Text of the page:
A first-time charge of driving while intoxicated is a misdemeanor, and a conviction results in a lifetime criminal record.
A criminal conviction alters your life in many ways you may not realize, such as impacting your opportunities for higher education.
Applying to colleges
Most colleges collect criminal background information on their applicants. Applications usually require you to list any arrests or convictions you have, including drunk driving offenses. Depending on your circumstances, a college may require alcohol counseling or deny your admission outright.
Getting financial aid
A DWI or other criminal conviction can make getting federal aid or scholarships challenging. If your sentence includes jail time, your federal aid options are severely limited while incarcerated. If convicted of drug charges, it can also be difficult to obtain federal grants or loans after your release.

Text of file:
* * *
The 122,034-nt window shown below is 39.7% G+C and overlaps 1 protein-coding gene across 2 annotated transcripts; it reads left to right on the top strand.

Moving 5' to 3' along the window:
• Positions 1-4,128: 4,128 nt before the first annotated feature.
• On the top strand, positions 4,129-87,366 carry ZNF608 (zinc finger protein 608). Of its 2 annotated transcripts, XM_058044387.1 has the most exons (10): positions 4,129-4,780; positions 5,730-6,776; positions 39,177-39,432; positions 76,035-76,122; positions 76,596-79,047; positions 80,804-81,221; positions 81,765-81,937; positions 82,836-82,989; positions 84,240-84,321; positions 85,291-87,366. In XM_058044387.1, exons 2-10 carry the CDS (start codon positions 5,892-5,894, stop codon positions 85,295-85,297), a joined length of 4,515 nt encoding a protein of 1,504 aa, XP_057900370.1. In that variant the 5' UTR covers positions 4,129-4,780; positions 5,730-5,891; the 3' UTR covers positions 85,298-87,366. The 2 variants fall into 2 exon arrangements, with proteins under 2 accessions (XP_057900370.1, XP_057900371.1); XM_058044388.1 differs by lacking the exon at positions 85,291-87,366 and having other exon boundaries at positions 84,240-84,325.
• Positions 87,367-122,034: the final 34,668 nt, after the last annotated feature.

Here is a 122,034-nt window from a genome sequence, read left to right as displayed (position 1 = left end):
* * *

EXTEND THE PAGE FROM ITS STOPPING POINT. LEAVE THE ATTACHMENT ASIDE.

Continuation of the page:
Scholarships from private organizations may allow you to apply but typically require disclosing any convictions. Your record may be a negative determining factor in their decisions.
Qualifying for student housing
A criminal record can interfere with your approval for student housing. Colleges and universities may immediately reject your application based on your history of charges.
Continuing your higher education
When your DWI occurs, your university will impose consequences if you are currently in school. The repercussions may include:
- Mandatory alcohol or drug counseling
- Suspension from extra-curricular programs, such as music or art programs, sports, fraternities, or sororities
- Removal from student housing
- Revocation of your scholarship
- Temporary or permanent suspension from admission
A criminal conviction can affect your education, impacting your life forever. If you face DWI charges, it is critical to understand your legal options. Depending on the details of your case, you may be able to reduce your charges or have them dropped.